Friday, June 12, 2009
The Drive to Stratford Road
"So how’s your father?”
The question caught me off-guard—not only because my father died over two years ago, but because it came from a car service driver whom I mistakenly assumed was a total stranger.
My girlfriend and I were going to a party at my blogging buddy Flatbush Gardner's house and we had been talking to each other during the ride. I was feeling a little uneasy because I was ignoring the driver—I usually like to chat with them—but I thought I’d give the guy a break.
It had been a hectic day. My girlfriend was coming down from the Bronx to visit me and I was racing around all morning, doing my weekend chores and cleaning—or attempting to clean—my house so she wouldn’t faint or run out the door screaming when she saw the place.
And I was walking back from food shopping when I saw a young father and his little girl walking up Fifth Avenue.
The girl was blond, about 5 years old, and just beautiful. She was hopping around while her father was talking on a cell phone.
“Daddy, look at me,” she said and broke into a little dance step as soon as her father turned her way.
I felt a familiar twinge of envy and regret I get sometimes when I see someone with a young child and I wonder why I didn’t have children of my own. It’s pointless to go through this regret, but that’s never stopped me before.
And while I’m not a parent, my experience with my nieces has taught me how quickly time flies by and how little moments like the one the girl was having with her father are so precious and fleeting.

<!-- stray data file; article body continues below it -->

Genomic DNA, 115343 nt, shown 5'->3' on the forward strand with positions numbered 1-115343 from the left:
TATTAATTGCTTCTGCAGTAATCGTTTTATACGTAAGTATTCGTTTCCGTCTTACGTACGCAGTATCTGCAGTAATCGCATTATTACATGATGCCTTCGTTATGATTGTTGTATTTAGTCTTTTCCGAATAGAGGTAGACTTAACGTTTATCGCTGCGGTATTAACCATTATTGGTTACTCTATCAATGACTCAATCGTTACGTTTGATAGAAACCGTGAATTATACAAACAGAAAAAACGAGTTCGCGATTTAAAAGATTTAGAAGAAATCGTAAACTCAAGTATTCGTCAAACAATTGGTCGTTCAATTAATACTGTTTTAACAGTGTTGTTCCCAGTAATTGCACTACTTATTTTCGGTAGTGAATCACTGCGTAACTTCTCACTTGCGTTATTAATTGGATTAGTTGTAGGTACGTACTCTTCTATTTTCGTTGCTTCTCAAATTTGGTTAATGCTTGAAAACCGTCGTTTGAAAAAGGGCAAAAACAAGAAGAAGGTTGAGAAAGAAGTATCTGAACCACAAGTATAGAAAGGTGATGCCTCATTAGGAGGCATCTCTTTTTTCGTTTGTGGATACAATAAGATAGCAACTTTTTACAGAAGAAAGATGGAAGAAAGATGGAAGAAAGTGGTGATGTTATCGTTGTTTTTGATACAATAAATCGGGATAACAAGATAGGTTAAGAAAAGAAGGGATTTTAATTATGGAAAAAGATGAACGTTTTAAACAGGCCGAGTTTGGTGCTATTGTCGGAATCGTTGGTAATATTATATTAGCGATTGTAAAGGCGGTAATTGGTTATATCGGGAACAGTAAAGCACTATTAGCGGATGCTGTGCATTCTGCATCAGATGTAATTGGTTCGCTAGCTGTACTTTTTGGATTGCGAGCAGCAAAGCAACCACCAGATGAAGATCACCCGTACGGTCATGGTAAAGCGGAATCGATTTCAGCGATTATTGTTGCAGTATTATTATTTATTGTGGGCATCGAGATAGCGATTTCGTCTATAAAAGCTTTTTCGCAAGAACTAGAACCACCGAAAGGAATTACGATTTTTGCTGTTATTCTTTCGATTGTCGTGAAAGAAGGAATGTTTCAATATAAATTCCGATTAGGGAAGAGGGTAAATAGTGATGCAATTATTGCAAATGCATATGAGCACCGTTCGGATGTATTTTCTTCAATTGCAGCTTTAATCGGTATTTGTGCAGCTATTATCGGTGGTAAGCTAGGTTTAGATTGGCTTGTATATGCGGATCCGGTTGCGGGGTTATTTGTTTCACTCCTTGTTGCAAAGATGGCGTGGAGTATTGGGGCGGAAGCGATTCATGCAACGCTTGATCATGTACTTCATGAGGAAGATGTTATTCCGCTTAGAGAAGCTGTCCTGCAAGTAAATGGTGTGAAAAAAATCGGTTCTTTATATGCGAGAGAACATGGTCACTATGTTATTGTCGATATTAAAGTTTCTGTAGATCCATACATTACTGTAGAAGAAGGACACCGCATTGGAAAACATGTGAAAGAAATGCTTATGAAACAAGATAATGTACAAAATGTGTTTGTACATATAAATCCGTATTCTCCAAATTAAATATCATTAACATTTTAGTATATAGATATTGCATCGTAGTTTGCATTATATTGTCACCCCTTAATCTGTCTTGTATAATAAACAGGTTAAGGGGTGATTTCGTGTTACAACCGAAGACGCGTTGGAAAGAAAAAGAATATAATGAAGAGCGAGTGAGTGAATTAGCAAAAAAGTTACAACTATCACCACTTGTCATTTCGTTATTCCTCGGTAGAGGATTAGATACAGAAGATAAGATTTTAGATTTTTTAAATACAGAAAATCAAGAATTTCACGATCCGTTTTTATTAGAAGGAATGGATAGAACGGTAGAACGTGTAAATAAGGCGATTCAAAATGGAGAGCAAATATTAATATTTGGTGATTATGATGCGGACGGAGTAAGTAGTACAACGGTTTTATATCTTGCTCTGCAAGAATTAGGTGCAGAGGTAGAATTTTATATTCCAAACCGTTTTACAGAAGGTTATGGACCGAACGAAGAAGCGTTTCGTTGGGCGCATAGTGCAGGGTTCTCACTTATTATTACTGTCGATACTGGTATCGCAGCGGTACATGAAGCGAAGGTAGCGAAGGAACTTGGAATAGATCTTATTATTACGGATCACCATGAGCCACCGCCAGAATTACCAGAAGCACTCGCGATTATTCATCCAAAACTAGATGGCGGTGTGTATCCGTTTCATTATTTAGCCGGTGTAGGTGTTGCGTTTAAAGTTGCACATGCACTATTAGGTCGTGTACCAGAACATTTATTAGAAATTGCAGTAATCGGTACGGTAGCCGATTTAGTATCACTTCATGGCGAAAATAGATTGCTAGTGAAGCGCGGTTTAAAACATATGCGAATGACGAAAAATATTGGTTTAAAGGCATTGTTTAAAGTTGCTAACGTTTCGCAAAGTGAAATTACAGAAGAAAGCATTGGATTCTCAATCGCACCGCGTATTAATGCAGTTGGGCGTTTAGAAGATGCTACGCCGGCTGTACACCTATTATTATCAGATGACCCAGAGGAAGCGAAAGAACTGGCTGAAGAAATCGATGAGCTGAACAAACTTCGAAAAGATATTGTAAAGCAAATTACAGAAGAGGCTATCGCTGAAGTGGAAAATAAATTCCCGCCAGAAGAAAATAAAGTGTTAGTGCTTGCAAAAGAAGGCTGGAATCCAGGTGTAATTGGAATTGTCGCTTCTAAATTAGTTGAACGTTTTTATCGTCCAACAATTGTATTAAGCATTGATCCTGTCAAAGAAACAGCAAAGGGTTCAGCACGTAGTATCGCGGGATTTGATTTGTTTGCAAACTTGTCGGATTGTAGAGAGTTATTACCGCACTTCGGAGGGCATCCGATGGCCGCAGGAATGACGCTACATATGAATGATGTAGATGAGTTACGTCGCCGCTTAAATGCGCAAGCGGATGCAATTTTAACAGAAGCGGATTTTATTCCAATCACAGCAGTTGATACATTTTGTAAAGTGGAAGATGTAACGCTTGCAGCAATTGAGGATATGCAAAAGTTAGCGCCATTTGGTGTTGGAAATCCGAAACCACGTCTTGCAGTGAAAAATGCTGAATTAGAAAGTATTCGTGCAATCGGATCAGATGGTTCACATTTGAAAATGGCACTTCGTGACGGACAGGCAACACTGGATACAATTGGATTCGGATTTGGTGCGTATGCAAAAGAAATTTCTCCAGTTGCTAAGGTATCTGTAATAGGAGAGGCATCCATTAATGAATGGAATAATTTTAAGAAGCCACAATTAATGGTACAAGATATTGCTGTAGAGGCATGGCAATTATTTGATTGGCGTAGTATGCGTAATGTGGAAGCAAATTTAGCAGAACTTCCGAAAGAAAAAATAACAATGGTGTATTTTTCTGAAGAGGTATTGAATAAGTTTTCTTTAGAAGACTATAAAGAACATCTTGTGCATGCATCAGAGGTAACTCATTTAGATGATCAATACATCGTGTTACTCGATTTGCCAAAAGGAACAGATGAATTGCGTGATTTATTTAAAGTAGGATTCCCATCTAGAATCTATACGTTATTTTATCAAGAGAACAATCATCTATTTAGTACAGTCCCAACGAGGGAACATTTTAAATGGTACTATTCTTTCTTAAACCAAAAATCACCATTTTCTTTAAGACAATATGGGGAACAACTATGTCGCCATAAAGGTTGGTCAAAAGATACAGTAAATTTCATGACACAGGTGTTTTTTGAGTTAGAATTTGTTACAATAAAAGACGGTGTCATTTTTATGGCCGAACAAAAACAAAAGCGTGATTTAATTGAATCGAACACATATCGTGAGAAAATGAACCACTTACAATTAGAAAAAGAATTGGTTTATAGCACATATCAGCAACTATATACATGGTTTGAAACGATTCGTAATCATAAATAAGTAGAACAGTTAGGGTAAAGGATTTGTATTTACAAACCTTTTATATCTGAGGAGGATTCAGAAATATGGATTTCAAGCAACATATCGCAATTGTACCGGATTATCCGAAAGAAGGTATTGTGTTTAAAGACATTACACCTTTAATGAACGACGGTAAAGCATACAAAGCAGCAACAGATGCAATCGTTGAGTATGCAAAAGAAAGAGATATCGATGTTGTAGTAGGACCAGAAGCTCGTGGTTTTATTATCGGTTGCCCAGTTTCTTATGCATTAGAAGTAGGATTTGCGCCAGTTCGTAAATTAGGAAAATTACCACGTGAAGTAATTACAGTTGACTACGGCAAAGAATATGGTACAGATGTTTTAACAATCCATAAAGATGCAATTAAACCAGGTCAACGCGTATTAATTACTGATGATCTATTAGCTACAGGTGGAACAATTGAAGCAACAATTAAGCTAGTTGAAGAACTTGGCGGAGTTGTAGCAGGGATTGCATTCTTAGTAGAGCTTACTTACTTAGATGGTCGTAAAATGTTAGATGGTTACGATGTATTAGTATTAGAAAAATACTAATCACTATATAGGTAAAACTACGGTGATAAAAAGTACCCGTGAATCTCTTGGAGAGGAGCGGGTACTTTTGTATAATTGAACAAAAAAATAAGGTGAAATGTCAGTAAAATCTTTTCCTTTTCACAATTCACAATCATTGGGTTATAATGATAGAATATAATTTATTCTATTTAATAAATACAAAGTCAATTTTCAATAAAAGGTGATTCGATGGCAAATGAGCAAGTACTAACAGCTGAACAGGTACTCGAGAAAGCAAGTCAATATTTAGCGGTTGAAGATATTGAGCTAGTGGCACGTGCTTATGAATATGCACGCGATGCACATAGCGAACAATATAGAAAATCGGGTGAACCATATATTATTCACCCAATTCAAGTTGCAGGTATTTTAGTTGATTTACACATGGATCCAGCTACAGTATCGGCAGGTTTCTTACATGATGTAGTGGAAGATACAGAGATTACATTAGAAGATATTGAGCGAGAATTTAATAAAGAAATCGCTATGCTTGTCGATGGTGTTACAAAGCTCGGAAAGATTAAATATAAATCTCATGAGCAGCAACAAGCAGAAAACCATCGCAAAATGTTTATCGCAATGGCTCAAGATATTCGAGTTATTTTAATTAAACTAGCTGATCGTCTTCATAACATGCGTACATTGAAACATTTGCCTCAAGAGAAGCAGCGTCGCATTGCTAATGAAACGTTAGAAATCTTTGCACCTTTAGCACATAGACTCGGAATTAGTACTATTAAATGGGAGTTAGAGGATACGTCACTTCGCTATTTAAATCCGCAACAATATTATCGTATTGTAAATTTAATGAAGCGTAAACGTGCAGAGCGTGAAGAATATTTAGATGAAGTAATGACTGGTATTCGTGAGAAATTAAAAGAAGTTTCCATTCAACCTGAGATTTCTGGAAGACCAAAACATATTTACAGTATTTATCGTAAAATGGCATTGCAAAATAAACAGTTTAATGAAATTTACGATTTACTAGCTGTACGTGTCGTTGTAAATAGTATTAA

My nieces are 21 and 14 years old, respectively, but it wasn’t so long ago that they were doing the same kinds of funny things that little blond girl was doing and asking me to look at them.
Look while you still can, I thought. Look while they still want to share things with you.
I came home and promptly got into a death match with the vacuum cleaner, which first refused to pick up any dirt from the porch carpet and then wouldn’t shut off until I yanked the plug out of the wall.
I handled the situation in my usual way—freaking out, cursing, calming down, and then realizing that I was the one who screwed up.
In this case, the hose was in the wrong nozzle and the power switch was fine, it was just that--well, this is a little disturbing--I couldn’t find the damn thing—even though I just turned the machine on two minutes before.
Stuff like this makes me nervous. My father suffered from dementia and one of the first things I noticed when his mind started to slip was that he became very forgetful...kind of like me.
I finished cleaning the carpet, my girlfriend showed up, and I called car service. We could have gotten there by subway, but I didn’t want her taking any more trains after making that haul down from the Bronx. And I didn’t feel taking the damn subway either.
The car showed up, I told the driver the address on Stratford Road, and we were off...for half a block.
“Where is this place?” the driver asked.
“I don’t know,” I said with a slice of attitude. “That’s why I called you guys.”
The driver pulled over and began tapping the address into the GPS unit. I regretted being snippy so I patiently read the address to him a couple of times, slowly spelling out “Stratford Road.”